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For Some Americans, April 15 Is a Day to Shine

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If you're a Democrat who makes less than $30,000 a year, this is a great time to be an American. It's tax time!

A survey of American adults by the Pew Research Center for People and the Press found that more than a third of us actually like or even love doing our taxes. Of the 29 percent who like filling out IRS forms and 5 percent who love it, 29 percent say they enjoy this time of year because they will get a refund.

But another 17 percent of those cheerful souls don't mind tax time because they consider themselves good at the requisite record-keeping and paperwork. Six percent say the self-audit that comes with filing taxes gives them a timely overview of their financial situation.

(Read More: Are Stock-Shy Americans Risking Their Retirements?)

But tax time's favorability rating also skews toward Democrats: 40 percent have a positive attitude about filing, with 46 percent saying it isn't so great. Democrats, in fact, are the only economic or political grouping who dislike it less than half the time.

Of Republicans, 60 percent dislike or hate doing their taxes. Independents, perhaps predictably, like it even less, with 62 percent in the hate/dislike category.

Negative feelings about filing increase with annual household income. Families pulling in more than $75,000 dislike doing their taxes at a rate higher than independents, at 63 percent. Those making $30,000 to $75,000 are 4 percentage points less likely to hate it, while only half of those making less than $30,000 said they object.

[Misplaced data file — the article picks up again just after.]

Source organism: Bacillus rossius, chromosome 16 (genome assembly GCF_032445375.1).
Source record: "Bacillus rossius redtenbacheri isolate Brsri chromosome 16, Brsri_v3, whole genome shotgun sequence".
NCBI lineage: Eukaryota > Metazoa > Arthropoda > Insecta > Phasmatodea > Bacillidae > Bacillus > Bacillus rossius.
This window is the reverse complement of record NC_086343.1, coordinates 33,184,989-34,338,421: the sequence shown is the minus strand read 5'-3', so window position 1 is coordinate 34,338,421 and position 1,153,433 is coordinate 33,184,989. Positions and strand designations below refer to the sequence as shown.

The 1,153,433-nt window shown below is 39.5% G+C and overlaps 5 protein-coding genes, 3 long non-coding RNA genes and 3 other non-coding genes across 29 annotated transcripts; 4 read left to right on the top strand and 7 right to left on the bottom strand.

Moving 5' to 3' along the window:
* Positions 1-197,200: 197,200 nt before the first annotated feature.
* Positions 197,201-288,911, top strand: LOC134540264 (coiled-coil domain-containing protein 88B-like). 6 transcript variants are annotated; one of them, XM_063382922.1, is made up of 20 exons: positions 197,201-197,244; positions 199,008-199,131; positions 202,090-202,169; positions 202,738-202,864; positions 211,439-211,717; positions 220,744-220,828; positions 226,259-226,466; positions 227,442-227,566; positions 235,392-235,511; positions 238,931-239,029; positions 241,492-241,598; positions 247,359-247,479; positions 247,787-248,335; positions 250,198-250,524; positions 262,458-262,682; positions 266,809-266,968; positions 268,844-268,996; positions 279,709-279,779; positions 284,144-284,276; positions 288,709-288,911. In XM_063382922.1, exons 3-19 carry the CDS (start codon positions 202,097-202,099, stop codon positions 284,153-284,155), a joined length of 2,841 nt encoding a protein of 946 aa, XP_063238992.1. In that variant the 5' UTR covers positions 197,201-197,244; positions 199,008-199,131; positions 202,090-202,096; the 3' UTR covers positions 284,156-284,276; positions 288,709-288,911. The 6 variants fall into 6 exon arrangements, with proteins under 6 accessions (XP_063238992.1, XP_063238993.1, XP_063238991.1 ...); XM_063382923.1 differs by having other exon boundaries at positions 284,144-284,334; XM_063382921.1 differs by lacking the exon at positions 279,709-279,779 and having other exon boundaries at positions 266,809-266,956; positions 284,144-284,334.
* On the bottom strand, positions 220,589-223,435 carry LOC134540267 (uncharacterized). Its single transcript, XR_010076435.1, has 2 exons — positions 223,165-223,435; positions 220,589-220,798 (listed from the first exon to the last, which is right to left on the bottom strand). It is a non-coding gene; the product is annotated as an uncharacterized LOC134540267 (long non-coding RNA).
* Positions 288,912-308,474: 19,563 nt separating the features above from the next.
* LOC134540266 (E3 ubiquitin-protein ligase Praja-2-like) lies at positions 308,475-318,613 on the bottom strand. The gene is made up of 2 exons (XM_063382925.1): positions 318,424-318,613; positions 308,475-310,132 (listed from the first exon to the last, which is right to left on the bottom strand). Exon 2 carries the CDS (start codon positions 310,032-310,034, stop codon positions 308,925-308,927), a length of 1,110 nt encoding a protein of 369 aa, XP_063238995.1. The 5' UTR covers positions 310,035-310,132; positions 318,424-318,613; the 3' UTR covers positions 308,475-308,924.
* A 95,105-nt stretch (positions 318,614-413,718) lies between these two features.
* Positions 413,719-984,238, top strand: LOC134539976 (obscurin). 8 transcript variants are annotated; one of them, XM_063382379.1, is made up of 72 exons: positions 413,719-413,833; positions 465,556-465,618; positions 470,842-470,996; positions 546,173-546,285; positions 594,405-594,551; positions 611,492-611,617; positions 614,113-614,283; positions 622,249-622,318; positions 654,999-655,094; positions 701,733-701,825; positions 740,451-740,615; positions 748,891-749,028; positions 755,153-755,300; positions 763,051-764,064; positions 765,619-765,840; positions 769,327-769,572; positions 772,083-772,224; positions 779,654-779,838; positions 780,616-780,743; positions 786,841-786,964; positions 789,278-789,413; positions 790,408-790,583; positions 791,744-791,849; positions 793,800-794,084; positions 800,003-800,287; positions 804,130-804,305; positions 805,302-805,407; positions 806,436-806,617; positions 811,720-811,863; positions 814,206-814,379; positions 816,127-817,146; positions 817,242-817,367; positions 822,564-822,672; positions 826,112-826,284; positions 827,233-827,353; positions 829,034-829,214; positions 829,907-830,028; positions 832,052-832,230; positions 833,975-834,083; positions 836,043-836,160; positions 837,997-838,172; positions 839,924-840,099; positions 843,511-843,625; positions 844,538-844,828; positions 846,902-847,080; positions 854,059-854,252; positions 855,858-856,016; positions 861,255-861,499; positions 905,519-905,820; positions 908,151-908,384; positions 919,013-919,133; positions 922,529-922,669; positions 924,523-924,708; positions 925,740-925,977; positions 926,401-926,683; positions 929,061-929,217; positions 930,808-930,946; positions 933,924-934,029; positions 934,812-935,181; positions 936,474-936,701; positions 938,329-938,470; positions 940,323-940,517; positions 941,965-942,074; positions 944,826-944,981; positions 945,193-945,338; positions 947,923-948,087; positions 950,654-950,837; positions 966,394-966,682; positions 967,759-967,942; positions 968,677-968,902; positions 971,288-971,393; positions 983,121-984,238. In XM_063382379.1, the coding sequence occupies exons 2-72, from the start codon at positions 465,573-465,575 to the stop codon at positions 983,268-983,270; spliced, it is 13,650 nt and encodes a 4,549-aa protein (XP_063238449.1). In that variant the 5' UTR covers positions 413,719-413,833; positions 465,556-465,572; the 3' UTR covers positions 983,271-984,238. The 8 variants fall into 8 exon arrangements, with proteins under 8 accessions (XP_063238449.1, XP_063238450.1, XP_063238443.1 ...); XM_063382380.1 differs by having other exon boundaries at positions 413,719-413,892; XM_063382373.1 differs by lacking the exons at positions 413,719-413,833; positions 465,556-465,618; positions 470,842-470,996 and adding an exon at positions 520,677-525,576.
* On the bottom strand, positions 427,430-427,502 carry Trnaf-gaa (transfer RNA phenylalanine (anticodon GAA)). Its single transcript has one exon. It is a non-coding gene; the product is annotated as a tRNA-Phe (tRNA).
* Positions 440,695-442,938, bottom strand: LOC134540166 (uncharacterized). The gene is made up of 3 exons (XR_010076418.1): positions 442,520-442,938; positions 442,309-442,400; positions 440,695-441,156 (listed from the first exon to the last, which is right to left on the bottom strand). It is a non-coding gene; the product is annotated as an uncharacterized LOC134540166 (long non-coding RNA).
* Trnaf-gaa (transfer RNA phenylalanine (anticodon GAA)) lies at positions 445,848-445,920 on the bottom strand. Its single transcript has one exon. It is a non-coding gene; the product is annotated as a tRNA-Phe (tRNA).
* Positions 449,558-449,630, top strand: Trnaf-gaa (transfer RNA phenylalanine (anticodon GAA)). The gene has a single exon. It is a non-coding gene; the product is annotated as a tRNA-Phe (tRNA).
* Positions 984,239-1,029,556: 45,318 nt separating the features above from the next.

On the other hand, the more money you make, the more likely it is that you view cheating on your taxes as unethical. While 71 percent of Americans view failing to report income as immoral, the morality is on a sliding scale: Those making more than $30,000 demand scrupulous reporting more consistently than those making less; only 66 percent of the under $30,000s agree. Gender is also starkly defining on this score. Some 74 percent of women think under-reporting is wrong; 67 percent of men do.

(Read More: Four Ways to Maximize Your Tax Refund)

Overall, some 56 percent of the 1,003 American adults in the poll, which was conducted over April 5 to 7, said they aren't so fond of completing their returns. Need we mention why not? For the record, then: Nearly a third (31 percent) said filing taxes requires too much paperwork, and roughly a quarter (24 percent) said it's too time-consuming—a distinction we, plodding through our forms as the deadline approaches, view as a distinction without a difference.

It's the 12 percent who don't like how the government uses their money that sound like they could provide a little diversion from our drudgery.

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